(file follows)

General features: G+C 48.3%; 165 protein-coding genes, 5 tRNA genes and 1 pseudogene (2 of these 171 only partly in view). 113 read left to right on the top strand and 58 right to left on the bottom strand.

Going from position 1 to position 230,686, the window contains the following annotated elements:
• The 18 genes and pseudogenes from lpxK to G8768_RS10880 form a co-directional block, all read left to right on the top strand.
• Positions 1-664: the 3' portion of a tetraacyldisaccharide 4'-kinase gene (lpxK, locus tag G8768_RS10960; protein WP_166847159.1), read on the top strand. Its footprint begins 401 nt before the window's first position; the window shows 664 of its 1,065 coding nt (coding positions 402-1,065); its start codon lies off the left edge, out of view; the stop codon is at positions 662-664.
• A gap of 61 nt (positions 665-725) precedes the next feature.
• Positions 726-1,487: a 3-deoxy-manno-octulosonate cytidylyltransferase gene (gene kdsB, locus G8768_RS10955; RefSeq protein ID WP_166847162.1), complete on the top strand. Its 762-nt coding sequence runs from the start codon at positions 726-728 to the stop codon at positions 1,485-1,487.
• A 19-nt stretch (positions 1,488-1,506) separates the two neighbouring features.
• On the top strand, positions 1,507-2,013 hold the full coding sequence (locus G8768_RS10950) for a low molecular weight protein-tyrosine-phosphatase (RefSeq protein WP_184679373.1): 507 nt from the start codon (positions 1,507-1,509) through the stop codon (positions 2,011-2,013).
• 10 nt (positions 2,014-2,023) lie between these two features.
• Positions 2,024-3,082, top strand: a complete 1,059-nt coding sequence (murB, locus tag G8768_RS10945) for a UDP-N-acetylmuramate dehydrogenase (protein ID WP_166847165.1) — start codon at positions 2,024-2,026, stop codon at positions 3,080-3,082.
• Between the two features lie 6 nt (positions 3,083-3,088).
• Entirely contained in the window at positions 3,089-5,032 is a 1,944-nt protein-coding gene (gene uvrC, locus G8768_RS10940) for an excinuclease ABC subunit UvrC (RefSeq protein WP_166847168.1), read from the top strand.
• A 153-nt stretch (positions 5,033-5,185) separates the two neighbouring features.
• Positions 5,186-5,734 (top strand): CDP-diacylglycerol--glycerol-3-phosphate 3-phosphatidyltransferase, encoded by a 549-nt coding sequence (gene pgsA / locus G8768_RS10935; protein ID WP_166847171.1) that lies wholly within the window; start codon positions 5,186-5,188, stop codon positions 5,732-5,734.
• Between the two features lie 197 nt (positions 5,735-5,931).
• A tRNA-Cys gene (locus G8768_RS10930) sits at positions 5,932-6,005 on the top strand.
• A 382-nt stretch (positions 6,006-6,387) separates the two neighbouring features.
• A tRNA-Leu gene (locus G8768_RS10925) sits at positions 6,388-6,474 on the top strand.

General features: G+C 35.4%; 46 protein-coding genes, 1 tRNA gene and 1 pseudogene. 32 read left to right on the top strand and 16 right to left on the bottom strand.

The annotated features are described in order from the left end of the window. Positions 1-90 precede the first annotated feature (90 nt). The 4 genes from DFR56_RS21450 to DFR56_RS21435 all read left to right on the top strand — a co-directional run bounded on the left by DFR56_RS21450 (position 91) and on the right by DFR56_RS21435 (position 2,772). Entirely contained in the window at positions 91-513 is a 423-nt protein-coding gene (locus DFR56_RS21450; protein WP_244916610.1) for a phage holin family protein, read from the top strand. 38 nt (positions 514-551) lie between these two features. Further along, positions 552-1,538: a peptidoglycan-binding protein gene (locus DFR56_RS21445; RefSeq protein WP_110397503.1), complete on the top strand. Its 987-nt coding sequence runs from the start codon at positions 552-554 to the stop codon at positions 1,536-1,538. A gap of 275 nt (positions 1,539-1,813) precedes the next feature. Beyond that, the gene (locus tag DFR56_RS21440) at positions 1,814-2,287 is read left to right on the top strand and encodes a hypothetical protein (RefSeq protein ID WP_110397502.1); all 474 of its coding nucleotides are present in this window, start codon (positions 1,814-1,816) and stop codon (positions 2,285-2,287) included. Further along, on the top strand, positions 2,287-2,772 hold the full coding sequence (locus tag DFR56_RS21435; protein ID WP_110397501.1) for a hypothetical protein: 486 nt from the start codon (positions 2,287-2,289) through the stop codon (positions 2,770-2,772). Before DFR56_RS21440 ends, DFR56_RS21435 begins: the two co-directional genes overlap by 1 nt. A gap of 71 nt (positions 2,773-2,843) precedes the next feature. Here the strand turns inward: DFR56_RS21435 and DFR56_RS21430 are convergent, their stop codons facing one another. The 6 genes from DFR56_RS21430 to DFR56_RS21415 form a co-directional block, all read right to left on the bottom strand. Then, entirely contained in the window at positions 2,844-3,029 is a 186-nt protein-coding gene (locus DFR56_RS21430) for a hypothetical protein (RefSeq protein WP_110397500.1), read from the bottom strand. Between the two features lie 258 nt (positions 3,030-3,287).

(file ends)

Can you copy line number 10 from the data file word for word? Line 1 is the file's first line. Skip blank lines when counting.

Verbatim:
• Positions 2,024-3,082, top strand: a complete 1,059-nt coding sequence (murB, locus tag G8768_RS10945) for a UDP-N-acetylmuramate dehydrogenase (protein ID WP_166847165.1) — start codon at positions 2,024-2,026, stop codon at positions 3,080-3,082.